Is Dedication No Longer Necessary? :: by Grant Phillips

The evangelist Henry Varley said to Dwight L. Moody in 1872, “Moody, the world has yet to see what God can do with and for and through and in a man who is fully and wholly consecrated to Him.” Dwight L. Moody, and many other great men and women of God through the years, dedicated themselves to God in such a way that multitudes have come to Christ through the power of our great God.

Hundreds of names could be mentioned from Bible times to the present who have demonstrated similar dedication to God, but none has succeeded as “fully and wholly” as our Lord Jesus Christ. So from that standpoint, I would agree with Mr. Varley.

Dedication to God is putting self aside and God first. The question before us is, “How dedicated to God am I?”

I try to see my own failures and weaknesses in all the articles I write, but this one especially, needs to be written in sackcloth and ashes while upon my knees with head bowed. Since that would make it rather difficult to type, I am, instead, seated, with my head up and eyes open. I have also forgone the ashes, since they would create a mess in the floor and so much for the sackcloth too. I hope you know I’m being facetious for a reason. It is our repentant heart that should be knelt before God in sackcloth and ashes seeking His will. Is His will my will? It should be, but is it?

Why are some people more successful in their trade or hobby than others? Could it be personal talent? Yes it could, but something else really stands out, and that is their dedication to their goal. They are committed to their goal at all costs. In other words, they have set aside their will and submitted themselves wholly to the work required to accomplish their goal. That is total commitment. Those who are dedicated to the task at hand eventually succeed. Whether your desire is toward a sporting event, musical path, political aim, business, or anything else, to be successful, you must be dedicated to it.

So now we’re thinking, “I really must be busier for Christ. I’m just not busy enough. I must volunteer more. I must study harder. I must pray longer. I must witness to more people.” What’s wrong with this? All of these things are good. The problem is that we may be depending upon our efforts and what we think should be done. We may be working hard, but not necessarily in God’s will. Therefore, we are not consecrated, or dedicated, toHis will.

I hate to use the following phrase since I heard it so much growing up, but here goes. “Back in my day” it was fairly common for Christians to re-dedicate their lives. That doesn’t mean they always knew what dedication is, but they at least were on the right track. They knew their Christian life was not totally dedicated to the will of God, and they wanted to make it right with Him. Some demonstrated a submissive change to God’s will in their lives. Some reverted to their old habits. I also witnessed others re-dedicating themselves over and over. Is that a sign of failure? It isn’t failure to recognize our commitment to God has slipped and we need to come to Him anew. Is that not what 1 John 1:9 is all about?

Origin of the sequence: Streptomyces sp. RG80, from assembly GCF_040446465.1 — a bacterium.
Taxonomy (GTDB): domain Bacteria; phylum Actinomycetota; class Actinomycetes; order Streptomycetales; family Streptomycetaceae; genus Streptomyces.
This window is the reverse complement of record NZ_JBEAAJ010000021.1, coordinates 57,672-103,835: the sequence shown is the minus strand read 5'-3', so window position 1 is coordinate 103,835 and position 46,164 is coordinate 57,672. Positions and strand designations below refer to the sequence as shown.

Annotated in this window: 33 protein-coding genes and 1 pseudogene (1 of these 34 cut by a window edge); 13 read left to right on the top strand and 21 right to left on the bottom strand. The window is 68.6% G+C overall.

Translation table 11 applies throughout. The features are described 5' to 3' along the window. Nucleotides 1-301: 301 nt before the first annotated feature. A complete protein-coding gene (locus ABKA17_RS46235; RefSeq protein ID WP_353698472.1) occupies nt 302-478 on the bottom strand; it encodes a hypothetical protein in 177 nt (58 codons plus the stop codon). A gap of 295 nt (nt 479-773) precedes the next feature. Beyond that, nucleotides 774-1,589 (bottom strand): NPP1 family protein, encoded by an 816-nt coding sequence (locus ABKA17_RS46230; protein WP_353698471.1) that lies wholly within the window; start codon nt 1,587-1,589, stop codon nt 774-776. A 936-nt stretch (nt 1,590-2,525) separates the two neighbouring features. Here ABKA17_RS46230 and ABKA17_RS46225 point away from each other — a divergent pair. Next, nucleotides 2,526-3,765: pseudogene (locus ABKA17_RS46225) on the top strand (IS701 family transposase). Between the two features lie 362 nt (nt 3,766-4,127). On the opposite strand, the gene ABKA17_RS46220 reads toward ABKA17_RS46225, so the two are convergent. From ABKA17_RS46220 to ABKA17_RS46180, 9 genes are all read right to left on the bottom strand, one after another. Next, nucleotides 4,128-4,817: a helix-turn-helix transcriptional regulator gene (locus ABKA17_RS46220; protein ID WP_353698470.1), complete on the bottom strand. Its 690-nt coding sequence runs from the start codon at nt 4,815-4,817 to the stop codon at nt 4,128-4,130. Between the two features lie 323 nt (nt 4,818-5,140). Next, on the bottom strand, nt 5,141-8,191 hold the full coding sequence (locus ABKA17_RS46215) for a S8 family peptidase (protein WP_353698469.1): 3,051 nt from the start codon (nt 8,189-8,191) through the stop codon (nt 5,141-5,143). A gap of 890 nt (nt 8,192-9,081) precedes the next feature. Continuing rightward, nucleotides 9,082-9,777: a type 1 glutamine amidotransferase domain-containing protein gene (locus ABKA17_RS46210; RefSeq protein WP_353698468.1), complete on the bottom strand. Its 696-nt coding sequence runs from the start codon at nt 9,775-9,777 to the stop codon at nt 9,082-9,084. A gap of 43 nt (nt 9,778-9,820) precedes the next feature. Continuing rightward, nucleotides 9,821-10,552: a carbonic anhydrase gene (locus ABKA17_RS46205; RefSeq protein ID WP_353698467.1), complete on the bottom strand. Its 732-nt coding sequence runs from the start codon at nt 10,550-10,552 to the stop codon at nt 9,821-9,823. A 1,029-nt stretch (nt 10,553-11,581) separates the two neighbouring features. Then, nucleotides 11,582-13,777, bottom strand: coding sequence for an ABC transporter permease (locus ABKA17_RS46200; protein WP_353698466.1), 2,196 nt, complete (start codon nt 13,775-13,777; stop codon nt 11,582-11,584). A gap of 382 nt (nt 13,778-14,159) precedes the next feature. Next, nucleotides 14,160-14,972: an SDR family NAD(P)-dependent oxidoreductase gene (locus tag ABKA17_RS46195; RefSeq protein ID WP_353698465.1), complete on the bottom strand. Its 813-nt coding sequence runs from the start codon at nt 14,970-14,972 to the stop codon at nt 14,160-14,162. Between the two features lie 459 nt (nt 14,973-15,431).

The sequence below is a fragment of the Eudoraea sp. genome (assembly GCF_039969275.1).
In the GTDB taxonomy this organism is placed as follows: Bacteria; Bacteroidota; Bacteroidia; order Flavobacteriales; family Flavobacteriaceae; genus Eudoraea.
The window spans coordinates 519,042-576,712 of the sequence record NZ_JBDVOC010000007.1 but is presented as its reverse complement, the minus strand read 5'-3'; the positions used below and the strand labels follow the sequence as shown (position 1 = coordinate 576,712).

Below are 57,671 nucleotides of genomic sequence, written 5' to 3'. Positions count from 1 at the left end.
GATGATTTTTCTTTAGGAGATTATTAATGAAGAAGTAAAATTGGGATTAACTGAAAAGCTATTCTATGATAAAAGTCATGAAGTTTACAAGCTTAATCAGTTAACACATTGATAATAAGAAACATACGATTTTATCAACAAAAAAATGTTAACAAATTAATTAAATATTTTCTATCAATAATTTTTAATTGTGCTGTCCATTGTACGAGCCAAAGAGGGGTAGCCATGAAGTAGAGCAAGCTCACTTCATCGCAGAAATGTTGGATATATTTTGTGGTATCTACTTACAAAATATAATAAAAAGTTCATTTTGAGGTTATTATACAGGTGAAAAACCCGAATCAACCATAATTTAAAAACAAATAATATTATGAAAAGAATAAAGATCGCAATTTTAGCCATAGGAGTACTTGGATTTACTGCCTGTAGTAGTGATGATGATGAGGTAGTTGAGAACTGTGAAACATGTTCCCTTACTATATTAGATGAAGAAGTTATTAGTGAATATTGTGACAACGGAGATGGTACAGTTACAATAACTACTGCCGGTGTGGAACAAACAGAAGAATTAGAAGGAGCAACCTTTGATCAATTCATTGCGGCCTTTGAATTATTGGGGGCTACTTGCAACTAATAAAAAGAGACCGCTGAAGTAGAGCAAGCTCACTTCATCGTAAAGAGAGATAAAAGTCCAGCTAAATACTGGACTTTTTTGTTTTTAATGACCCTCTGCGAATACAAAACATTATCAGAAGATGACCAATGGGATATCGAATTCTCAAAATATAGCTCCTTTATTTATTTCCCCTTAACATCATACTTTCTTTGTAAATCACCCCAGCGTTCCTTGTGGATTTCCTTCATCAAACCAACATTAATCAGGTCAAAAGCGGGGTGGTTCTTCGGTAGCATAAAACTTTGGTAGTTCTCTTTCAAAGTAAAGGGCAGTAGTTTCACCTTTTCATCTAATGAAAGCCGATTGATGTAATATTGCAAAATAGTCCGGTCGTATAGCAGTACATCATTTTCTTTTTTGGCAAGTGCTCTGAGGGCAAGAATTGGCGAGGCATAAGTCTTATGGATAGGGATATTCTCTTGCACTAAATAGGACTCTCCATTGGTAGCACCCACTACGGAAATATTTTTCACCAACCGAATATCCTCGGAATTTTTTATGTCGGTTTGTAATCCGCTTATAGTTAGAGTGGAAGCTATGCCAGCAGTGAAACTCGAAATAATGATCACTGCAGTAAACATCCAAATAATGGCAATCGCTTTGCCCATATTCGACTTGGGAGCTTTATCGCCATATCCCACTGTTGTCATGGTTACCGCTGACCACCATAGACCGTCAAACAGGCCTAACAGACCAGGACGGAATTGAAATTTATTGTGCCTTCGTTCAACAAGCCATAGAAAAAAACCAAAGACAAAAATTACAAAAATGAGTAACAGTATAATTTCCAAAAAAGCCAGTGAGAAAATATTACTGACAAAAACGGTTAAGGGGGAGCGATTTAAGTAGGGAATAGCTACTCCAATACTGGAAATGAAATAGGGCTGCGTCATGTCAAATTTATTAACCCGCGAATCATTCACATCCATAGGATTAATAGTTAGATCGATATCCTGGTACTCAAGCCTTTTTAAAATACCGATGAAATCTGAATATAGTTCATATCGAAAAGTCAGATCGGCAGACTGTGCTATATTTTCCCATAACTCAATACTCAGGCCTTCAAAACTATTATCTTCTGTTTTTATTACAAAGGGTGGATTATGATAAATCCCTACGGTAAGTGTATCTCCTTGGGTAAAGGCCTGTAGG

Dedication to God is not what we do. It is where our heart is. What we do may or may not show our dedication to Him. If we are dedicated, or consecrated, we are set apart for His will. Are we in His will? If so, are we doing His will? Our dedication must go beyond our loyalty. It must extend to our obedience.

Some may ask, “Is it His will for me to witness to others about Jesus?” That is a foolish question. It is His will that every Christian witness to others about His Son.

Others may ask, “Is he calling me to pastor a church?” That is a sensible question, because He does not call every Christian to the pastorate. It deserves a correct answer, and the correct answer can only be obtained from God to the one asking the question.

What consumes my time? What consumes my thoughts? Perhaps that is how we need to start to recognize where our heart is; i.e. our point of total consecration. Maybe that will show me to what or to whom I am dedicated.

I have noticed in my lifetime that the world has gotten colder, much colder. By that I mean most people seem to care more about themselves than the other person. If that is true, it is not of God. Even an alarming number of so-called Christians seem to emit this attitude of selfishness. There is no way a Christian can be consecrated to God and be a selfish person at the same time. The two simply cannot co-exist.

I thank God, and I know you do too, that He has been so totally dedicated to providing us a way back to Him from the “pickle” we have gotten ourselves into. He saves those who come to Him by believing in His Son Jesus. Our Lord committed the ultimate selfless act, the sacrifice of Himself so we who come to Him may have eternal life.

As horrifying as dying on a Roman cross would be, it was even worse for Jesus to be separated from the Father during this time. We can’t understand that. Even so, Jesus’ dedication to providing those who come to Him with eternal life stood fast, but it still wasn’t easy.

“Saying, Father, if thou be willing, remove this cup from me: nevertheless not my will, but thine, be done.” (Luke 22:42)

When it comes to our prayers, our ambitions, our goals, our interests, our opportunities, our commitment, our all, can we say, “Nevertheless not my will, but thine, be done” and mean it?

Maybe there is a Christian reading this article who will allow God to show them what He can do with nothing. Yes, nothing. God delights in taking a weak vessel and turning it into something of beauty, by His strength. The Apostle Paul said:

“Therefore I take pleasure in infirmities, in reproaches, in necessities, in persecutions, in distresses for Christ’s sake: for when I am weak, then am I strong.” (2 Corinthians 12:10)

True dedication is being weak in self but strong in Christ. That spells victory.

Grant Phillips